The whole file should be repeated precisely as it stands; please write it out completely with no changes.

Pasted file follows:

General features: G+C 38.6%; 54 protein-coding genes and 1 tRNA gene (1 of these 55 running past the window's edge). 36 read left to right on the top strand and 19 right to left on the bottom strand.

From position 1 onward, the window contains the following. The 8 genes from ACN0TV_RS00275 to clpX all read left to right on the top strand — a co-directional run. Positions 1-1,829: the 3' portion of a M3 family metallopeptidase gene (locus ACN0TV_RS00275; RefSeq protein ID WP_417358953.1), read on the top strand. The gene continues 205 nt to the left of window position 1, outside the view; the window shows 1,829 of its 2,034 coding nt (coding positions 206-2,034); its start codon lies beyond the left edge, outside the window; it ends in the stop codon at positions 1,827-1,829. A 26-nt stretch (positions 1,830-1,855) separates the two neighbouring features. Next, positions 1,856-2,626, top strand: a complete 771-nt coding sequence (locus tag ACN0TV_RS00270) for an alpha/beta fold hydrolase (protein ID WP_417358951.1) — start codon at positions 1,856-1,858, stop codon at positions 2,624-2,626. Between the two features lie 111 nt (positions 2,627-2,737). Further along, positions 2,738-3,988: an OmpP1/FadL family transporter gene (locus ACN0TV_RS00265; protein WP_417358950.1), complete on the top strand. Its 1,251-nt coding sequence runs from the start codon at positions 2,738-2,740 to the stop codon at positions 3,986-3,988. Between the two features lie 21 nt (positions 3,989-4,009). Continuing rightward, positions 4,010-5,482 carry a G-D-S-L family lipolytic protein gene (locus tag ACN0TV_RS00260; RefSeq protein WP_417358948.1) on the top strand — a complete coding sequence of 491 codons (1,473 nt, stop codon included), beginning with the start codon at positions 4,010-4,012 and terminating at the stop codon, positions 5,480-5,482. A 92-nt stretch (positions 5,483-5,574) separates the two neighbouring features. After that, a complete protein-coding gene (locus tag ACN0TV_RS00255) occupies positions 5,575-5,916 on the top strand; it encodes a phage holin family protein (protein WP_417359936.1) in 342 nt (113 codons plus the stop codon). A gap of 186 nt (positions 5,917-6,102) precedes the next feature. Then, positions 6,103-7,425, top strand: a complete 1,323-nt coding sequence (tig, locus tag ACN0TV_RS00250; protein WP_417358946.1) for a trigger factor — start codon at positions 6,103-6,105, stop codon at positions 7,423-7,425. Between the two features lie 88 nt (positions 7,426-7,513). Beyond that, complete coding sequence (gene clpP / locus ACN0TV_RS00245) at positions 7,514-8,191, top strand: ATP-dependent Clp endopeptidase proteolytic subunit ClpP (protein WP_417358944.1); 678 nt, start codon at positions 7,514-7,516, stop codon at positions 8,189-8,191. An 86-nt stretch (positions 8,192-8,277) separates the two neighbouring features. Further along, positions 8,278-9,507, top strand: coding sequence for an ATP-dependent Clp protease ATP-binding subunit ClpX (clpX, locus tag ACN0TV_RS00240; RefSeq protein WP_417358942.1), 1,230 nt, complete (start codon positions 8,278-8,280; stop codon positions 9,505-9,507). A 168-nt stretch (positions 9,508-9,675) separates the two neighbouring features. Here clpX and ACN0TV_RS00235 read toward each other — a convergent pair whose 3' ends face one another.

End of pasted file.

General features: G+C 38.6%; 54 protein-coding genes and 1 tRNA gene (1 of these 55 running past the window's edge). 36 read left to right on the top strand and 19 right to left on the bottom strand.

From position 1 onward, the window contains the following. The 8 genes from ACN0TV_RS00275 to clpX all read left to right on the top strand — a co-directional run. Positions 1-1,829: the 3' portion of a M3 family metallopeptidase gene (locus ACN0TV_RS00275; RefSeq protein ID WP_417358953.1), read on the top strand. The gene continues 205 nt to the left of window position 1, outside the view; the window shows 1,829 of its 2,034 coding nt (coding positions 206-2,034); its start codon lies beyond the left edge, outside the window; it ends in the stop codon at positions 1,827-1,829. A 26-nt stretch (positions 1,830-1,855) separates the two neighbouring features. Next, positions 1,856-2,626, top strand: a complete 771-nt coding sequence (locus tag ACN0TV_RS00270) for an alpha/beta fold hydrolase (protein ID WP_417358951.1) — start codon at positions 1,856-1,858, stop codon at positions 2,624-2,626. Between the two features lie 111 nt (positions 2,627-2,737). Further along, positions 2,738-3,988: an OmpP1/FadL family transporter gene (locus ACN0TV_RS00265; protein WP_417358950.1), complete on the top strand. Its 1,251-nt coding sequence runs from the start codon at positions 2,738-2,740 to the stop codon at positions 3,986-3,988. Between the two features lie 21 nt (positions 3,989-4,009). Continuing rightward, positions 4,010-5,482 carry a G-D-S-L family lipolytic protein gene (locus tag ACN0TV_RS00260; RefSeq protein WP_417358948.1) on the top strand — a complete coding sequence of 491 codons (1,473 nt, stop codon included), beginning with the start codon at positions 4,010-4,012 and terminating at the stop codon, positions 5,480-5,482. A 92-nt stretch (positions 5,483-5,574) separates the two neighbouring features. After that, a complete protein-coding gene (locus tag ACN0TV_RS00255) occupies positions 5,575-5,916 on the top strand; it encodes a phage holin family protein (protein WP_417359936.1) in 342 nt (113 codons plus the stop codon). A gap of 186 nt (positions 5,917-6,102) precedes the next feature. Then, positions 6,103-7,425, top strand: a complete 1,323-nt coding sequence (tig, locus tag ACN0TV_RS00250; protein WP_417358946.1) for a trigger factor — start codon at positions 6,103-6,105, stop codon at positions 7,423-7,425. Between the two features lie 88 nt (positions 7,426-7,513). Beyond that, complete coding sequence (gene clpP / locus ACN0TV_RS00245) at positions 7,514-8,191, top strand: ATP-dependent Clp endopeptidase proteolytic subunit ClpP (protein WP_417358944.1); 678 nt, start codon at positions 7,514-7,516, stop codon at positions 8,189-8,191. An 86-nt stretch (positions 8,192-8,277) separates the two neighbouring features. Further along, positions 8,278-9,507, top strand: coding sequence for an ATP-dependent Clp protease ATP-binding subunit ClpX (clpX, locus tag ACN0TV_RS00240; RefSeq protein WP_417358942.1), 1,230 nt, complete (start codon positions 8,278-8,280; stop codon positions 9,505-9,507). A 168-nt stretch (positions 9,508-9,675) separates the two neighbouring features. Here clpX and ACN0TV_RS00235 read toward each other — a convergent pair whose 3' ends face one another.